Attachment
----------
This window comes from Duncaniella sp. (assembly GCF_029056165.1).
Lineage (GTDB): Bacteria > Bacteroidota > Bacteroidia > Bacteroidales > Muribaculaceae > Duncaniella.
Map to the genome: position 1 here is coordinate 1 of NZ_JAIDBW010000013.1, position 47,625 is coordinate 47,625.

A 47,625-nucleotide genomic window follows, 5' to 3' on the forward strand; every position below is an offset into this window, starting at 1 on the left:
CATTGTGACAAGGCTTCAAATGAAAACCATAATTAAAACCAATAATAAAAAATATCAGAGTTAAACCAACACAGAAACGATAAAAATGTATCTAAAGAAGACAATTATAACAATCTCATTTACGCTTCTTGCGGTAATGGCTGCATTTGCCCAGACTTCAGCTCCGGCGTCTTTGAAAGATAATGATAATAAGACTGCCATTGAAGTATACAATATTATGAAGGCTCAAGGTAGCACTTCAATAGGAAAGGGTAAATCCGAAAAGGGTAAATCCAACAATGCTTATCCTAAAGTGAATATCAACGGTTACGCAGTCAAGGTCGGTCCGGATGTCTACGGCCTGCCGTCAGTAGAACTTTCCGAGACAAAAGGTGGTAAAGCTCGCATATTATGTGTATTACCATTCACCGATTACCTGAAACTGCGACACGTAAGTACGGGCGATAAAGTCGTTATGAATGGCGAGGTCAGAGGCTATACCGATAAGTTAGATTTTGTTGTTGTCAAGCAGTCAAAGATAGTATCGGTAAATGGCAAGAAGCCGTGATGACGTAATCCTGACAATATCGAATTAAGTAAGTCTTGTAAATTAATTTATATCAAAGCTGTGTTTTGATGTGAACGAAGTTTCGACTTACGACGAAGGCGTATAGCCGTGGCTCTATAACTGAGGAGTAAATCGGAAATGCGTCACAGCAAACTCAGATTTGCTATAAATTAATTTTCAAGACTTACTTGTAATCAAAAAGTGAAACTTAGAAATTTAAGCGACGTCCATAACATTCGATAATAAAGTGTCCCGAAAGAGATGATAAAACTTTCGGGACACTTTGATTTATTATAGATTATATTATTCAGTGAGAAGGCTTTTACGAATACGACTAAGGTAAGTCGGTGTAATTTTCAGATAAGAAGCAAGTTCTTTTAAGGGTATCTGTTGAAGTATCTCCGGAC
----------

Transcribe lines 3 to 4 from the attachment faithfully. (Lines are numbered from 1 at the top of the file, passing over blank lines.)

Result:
Map to the genome: position 1 here is coordinate 1 of NZ_JAIDBW010000013.1, position 47,625 is coordinate 47,625.

A 47,625-nucleotide genomic window follows, 5' to 3' on the forward strand; every position below is an offset into this window, starting at 1 on the left: